Her first encounter with the camera that became her signature motif began when she met Allan Arbus, a young photographer several years older than her who did photo shoots for her parents store, with whom she fell in love, later married, divorced but clung to for the rest of her life nonetheless. It was Allan who learned the technical aspect of photography in the military that in turn taught Diane how to process film but it was she who had the eye for photo composition. Her contemporaries includi ...more
I enjoyed reading this biography of Diane Arbus and discovering some very interesting anecdotes about her life. This bio isn't a critical biography, rather a presentation of opinions of people who knew her well written by someone who knew her in real life. I would have been interested to have more of the biographer present in the narrative. There seems to be too much of a New York clique in the story - Diane met this person, then this person who you should know but don't. Sometimes it was diffic ...more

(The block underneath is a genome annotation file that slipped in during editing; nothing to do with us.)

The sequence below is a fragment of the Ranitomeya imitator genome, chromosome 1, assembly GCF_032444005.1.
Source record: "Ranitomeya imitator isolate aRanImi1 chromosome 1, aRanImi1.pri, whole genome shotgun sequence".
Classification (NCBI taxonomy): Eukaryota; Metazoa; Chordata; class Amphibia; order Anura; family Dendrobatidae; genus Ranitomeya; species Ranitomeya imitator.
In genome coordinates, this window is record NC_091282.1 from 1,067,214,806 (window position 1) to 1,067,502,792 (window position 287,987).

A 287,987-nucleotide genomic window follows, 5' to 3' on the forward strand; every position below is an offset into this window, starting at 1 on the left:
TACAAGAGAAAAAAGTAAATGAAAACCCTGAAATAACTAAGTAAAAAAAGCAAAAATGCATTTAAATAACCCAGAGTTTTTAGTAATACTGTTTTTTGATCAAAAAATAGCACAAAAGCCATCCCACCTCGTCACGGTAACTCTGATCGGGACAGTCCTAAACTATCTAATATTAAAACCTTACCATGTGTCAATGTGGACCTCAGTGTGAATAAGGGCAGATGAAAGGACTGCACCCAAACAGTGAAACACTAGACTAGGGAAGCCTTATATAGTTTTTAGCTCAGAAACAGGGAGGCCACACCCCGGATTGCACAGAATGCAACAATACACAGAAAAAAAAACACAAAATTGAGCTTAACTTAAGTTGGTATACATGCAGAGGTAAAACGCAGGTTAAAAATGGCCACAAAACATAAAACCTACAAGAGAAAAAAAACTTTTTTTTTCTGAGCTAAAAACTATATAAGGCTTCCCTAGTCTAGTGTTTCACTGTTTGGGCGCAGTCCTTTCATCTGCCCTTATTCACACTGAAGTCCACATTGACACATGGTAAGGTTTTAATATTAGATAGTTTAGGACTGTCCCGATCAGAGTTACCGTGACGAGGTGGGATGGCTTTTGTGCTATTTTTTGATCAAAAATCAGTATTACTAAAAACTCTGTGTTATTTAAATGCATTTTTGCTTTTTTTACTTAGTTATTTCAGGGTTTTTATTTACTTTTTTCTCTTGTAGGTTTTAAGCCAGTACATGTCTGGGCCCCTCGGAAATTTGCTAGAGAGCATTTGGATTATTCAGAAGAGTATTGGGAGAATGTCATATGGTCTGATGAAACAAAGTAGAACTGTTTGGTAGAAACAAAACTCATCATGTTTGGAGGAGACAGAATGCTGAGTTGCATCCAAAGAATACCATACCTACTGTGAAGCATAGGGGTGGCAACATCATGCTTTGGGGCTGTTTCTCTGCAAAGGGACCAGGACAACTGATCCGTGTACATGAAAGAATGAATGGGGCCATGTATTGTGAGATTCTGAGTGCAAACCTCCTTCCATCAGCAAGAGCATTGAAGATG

Timothy Finnegan
Had Diane Arbus lived until today she would be a year older than my father. Very strange thought because my father is the very antithesis of cool. She joined the ranks of many cool pop/rock artists who killed themselves consciously and otherwise during the early 70's; Jimi Hendrix, Janis Joplin, Jim Morrison, Duane Allman. Diane Arbus broadened the subject matter of still photography; taking sensitive pictures of freaks, nudists, the plain ugly in their natural habitat without apology or shame. ...more
Jesse Cohen